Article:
There are few studies of user navigation of hierarchically-organized menus and interfaces. The studies have focused on the general characteristics of the taxonomy, for example narrow and deep hierarchies versus wide and shallow hierarchies, and on the presentation of the taxonomy or interface design. Chen, Magoulas and Dimakopoulos (2005) investigated the relationship between users’ cognitive styles and their preference for different kinds of hierarchical structures for browsing Web directories. The compared two cognitive styles; field independence and field dependence. Based on their study of three Web directories, Google, Alta Vista and Lycos, they found that field dependent users preferred a wide and shallow hierarchical structure, and preferred the main categories and subcategories to be presented on different screens. In contrast, field independent users preferred a narrow and deep hierarchy, and preferred the main categories and subcategories to be displayed on the same screen.
Researchers in the field of human-computer interaction have investigated various ways of presenting taxonomy interfaces, and carried out usability studies to compare alternative interface designs. Hearst (2006) has carried out a series of studies to investigate various designs for faceted taxonomy interfaces, implemented as hierarchical faceted metadata. In a faceted taxonomy (such as the one used in our study), the top-level categories represent different facets and the categories in each facet are organized into a mini-taxonomy. English and colleagues (2003) found that users preferred a matrix design with a simultaneous or parallel display of multiple facet hierarchies, allowing users to select categories from multiple facets to form an implicit Boolean query. The matrix design was preferred over a single-tree design which allows browsing of only one facet hierarchy at a time. In a related study, Yee, Swearingen, Li and Hearst (2003) found that users preferred the matrix design over a keyword search interface.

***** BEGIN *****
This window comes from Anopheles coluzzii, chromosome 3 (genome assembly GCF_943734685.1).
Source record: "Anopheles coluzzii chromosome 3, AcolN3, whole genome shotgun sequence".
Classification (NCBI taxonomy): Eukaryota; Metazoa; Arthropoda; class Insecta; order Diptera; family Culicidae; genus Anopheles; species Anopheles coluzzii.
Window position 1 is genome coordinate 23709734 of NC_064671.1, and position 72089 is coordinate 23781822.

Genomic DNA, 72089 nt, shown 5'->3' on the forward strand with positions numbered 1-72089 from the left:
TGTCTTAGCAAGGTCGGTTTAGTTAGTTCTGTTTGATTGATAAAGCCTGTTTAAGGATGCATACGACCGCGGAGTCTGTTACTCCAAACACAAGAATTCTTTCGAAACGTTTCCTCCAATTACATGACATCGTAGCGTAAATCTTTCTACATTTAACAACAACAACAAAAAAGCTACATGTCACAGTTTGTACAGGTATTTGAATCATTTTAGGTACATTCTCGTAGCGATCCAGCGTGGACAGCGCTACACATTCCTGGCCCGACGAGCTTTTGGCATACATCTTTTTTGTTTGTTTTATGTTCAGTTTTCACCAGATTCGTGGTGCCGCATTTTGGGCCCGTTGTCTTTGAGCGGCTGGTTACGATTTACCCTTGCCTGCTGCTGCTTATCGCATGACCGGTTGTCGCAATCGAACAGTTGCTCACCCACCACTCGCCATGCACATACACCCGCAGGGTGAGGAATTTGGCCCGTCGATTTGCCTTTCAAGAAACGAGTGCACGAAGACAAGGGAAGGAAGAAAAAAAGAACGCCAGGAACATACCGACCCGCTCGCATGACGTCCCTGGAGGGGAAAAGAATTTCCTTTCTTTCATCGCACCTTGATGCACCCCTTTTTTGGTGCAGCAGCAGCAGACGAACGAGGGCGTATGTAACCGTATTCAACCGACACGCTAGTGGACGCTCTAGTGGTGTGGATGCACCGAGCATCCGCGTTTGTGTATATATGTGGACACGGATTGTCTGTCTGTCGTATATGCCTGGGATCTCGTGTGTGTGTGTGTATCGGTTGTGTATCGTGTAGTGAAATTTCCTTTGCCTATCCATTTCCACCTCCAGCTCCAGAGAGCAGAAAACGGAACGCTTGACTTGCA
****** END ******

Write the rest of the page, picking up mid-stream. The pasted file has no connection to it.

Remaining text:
More recently, Uddin and Janecek (2007) reported a usability evaluation of a faceted taxonomy developed for the website of an academic institution. From their task-based navigation experiments, they found the faceted taxonomy interface to be more effective and usable than the baseline system. The users appreciated the parallel display of multiple facets, and the facility to select categories from multiple facets. On average, the participants selected three facets to complete the tasks. However, some participants (especially the non-expert users) had difficulty understanding the use of facets.
Hutchinson, Druin and Bederson (2007) compared two kinds of interface designs for a children’s digital library, a flat, simultaneous interface where all the leaf categories are presented simultaneously on the main screen, versus a hierarchical, sequential interface where the subcategories are presented on subsequent screens and the user can navigate only one branch of the taxonomy at a time. Users browsed the faceted taxonomy to select categories for a Boolean query. In the experiments, the flat, simultaneous interface was found to be more effective: the participants created more Boolean queries using it, were faster and also expressed preference for this interface design.
In our study, because of system limitation, the faceted taxonomy was displayed as a single-tree menu system: the branches in the hierarchy could only be explored sequentially, with the main categories and subcategories presented on different screens. Our study is not focused on the interface design and usability, but on the taxonomy, users’ interaction with taxonomy categories and the resulting navigation paths.